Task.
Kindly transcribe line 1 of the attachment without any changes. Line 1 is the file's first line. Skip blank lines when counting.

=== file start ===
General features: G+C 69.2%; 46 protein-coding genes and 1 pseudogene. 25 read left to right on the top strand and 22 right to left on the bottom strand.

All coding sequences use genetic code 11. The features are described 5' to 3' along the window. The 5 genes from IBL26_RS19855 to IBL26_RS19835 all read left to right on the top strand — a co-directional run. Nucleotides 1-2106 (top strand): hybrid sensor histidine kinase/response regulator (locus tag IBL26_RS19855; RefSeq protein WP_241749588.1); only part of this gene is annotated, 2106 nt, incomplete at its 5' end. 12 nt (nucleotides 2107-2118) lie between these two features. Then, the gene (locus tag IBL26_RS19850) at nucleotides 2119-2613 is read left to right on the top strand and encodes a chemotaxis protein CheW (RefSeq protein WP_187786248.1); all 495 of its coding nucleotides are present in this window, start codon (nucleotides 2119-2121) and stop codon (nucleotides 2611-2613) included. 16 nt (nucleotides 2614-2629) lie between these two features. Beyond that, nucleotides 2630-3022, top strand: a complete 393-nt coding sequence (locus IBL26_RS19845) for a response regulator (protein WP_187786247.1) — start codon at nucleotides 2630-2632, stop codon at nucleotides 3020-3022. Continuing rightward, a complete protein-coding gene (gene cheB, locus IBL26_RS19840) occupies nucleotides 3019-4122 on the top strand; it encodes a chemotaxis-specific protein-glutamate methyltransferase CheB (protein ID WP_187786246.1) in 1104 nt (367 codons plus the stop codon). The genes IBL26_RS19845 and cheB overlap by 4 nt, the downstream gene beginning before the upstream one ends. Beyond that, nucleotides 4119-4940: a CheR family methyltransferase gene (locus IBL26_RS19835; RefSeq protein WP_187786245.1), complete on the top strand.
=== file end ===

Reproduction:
General features: G+C 69.2%; 46 protein-coding genes and 1 pseudogene. 25 read left to right on the top strand and 22 right to left on the bottom strand.